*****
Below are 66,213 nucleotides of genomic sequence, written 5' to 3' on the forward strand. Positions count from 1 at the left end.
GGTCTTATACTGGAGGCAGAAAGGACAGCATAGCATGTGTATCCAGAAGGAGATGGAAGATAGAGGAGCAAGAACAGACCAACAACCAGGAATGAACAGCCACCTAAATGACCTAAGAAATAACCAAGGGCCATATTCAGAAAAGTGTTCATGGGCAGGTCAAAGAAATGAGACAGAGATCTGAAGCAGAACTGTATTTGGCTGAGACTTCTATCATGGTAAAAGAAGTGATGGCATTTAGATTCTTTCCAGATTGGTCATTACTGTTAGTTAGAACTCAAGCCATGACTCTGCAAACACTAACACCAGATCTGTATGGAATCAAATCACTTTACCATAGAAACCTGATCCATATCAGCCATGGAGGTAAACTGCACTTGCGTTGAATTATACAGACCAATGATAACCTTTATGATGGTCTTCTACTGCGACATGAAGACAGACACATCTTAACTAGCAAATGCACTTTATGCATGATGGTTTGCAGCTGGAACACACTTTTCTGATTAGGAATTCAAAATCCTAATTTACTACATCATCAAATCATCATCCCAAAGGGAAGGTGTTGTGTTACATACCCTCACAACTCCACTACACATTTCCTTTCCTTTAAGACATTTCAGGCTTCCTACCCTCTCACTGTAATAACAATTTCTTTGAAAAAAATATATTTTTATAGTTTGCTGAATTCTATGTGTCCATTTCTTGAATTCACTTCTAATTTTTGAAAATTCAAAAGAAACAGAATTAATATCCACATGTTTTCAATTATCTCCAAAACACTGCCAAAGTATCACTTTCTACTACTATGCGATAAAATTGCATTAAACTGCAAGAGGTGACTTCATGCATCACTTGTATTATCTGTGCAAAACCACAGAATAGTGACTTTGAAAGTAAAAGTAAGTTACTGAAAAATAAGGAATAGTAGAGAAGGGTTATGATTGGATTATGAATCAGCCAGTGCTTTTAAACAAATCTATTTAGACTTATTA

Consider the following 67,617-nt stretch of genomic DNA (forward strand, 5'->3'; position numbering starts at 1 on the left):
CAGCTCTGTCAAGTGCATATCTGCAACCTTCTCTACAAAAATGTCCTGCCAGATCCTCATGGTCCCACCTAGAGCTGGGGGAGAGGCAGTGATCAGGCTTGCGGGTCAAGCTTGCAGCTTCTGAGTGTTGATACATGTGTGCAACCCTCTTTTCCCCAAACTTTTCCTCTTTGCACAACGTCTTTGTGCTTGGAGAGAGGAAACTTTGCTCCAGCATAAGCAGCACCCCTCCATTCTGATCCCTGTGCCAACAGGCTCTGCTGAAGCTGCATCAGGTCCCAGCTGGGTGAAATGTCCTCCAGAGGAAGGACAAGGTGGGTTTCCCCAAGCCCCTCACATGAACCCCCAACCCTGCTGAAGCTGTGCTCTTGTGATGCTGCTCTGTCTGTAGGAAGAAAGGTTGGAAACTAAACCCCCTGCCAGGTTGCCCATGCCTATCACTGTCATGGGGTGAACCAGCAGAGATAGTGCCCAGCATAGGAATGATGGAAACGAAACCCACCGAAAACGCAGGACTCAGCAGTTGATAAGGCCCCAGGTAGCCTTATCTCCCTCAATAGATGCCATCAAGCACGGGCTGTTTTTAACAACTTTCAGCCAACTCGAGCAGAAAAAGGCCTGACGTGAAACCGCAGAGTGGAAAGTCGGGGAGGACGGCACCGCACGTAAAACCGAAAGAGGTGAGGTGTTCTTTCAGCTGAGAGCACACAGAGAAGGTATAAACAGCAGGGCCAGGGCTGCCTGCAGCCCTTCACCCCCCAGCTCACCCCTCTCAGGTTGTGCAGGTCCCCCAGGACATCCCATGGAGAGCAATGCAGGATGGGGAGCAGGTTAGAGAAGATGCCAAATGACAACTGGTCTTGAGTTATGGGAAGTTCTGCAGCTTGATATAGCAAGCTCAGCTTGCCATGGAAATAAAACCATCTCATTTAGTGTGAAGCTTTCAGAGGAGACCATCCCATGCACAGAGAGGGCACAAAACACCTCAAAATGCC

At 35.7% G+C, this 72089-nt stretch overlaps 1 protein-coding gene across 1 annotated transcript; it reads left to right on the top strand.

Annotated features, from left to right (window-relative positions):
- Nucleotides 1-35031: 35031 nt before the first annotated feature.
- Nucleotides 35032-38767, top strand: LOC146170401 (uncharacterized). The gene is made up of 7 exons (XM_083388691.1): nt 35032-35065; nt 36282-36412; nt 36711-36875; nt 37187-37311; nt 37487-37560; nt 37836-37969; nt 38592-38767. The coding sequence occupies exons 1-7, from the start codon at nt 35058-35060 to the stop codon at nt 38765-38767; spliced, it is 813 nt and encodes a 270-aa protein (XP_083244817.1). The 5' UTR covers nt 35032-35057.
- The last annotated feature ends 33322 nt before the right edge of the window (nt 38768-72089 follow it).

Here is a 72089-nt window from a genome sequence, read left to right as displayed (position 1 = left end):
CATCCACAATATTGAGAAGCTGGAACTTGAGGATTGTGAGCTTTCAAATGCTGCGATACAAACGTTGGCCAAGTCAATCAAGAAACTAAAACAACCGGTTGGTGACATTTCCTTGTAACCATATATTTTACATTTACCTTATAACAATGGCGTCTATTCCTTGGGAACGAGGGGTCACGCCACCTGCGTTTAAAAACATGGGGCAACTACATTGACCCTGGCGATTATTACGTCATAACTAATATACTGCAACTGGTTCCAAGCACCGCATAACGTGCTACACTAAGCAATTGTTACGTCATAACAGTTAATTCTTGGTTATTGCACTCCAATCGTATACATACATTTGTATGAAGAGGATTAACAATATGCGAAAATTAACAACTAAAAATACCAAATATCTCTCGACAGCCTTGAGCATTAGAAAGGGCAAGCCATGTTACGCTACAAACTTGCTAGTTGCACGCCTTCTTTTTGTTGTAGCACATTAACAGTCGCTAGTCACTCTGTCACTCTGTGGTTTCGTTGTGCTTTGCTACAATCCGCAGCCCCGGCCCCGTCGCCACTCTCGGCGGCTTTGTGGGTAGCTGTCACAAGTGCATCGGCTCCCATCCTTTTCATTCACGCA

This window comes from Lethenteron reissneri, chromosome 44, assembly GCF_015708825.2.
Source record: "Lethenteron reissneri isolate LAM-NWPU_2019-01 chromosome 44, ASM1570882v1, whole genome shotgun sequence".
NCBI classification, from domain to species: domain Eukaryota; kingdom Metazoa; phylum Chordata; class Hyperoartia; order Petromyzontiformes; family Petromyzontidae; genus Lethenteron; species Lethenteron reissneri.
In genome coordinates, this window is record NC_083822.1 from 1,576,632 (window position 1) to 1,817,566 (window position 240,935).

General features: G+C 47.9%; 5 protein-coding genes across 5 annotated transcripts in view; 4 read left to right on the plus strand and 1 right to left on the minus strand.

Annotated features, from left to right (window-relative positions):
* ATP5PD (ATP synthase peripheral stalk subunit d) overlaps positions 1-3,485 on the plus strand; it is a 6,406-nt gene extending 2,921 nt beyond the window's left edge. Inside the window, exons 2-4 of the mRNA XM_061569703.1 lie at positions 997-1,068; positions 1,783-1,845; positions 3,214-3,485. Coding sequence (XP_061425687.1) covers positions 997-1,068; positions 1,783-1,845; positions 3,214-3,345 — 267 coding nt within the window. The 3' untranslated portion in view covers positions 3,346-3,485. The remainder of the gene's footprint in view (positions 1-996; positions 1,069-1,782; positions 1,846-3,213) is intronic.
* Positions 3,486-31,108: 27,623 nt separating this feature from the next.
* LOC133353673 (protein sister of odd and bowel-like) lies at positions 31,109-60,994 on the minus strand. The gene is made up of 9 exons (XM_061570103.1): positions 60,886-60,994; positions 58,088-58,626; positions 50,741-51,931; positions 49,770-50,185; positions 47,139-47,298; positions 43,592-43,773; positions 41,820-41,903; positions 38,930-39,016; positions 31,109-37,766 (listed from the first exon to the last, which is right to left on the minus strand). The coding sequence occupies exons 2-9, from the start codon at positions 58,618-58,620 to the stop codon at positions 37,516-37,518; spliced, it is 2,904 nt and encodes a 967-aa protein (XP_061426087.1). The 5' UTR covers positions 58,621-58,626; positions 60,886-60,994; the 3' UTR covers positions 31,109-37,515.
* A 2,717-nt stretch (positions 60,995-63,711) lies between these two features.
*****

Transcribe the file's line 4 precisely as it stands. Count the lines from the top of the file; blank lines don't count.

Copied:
CAGCTCTGTCAAGTGCATATCTGCAACCTTCTCTACAAAAATGTCCTGCCAGATCCTCATGGTCCCACCTAGAGCTGGGGGAGAGGCAGTGATCAGGCTTGCGGGTCAAGCTTGCAGCTTCTGAGTGTTGATACATGTGTGCAACCCTCTTTTCCCCAAACTTTTCCTCTTTGCACAACGTCTTTGTGCTTGGAGAGAGGAAACTTTGCTCCAGCATAAGCAGCACCCCTCCATTCTGATCCCTGTGCCAACAGGCTCTGCTGAAGCTGCATCAGGTCCCAGCTGGGTGAAATGTCCTCCAGAGGAAGGACAAGGTGGGTTTCCCCAAGCCCCTCACATGAACCCCCAACCCTGCTGAAGCTGTGCTCTTGTGATGCTGCTCTGTCTGTAGGAAGAAAGGTTGGAAACTAAACCCCCTGCCAGGTTGCCCATGCCTATCACTGTCATGGGGTGAACCAGCAGAGATAGTGCCCAGCATAGGAATGATGGAAACGAAACCCACCGAAAACGCAGGACTCAGCAGTTGATAAGGCCCCAGGTAGCCTTATCTCCCTCAATAGATGCCATCAAGCACGGGCTGTTTTTAACAACTTTCAGCCAACTCGAGCAGAAAAAGGCCTGACGTGAAACCGCAGAGTGGAAAGTCGGGGAGGACGGCACCGCACGTAAAACCGAAAGAGGTGAGGTGTTCTTTCAGCTGAGAGCACACAGAGAAGGTATAAACAGCAGGGCCAGGGCTGCCTGCAGCCCTTCACCCCCCAGCTCACCCCTCTCAGGTTGTGCAGGTCCCCCAGGACATCCCATGGAGAGCAATGCAGGATGGGGAGCAGGTTAGAGAAGATGCCAAATGACAACTGGTCTTGAGTTATGGGAAGTTCTGCAGCTTGATATAGCAAGCTCAGCTTGCCATGGAAATAAAACCATCTCATTTAGTGTGAAGCTTTCAGAGGAGACCATCCCATGCACAGAGAGGGCACAAAACACCTCAAAATGCC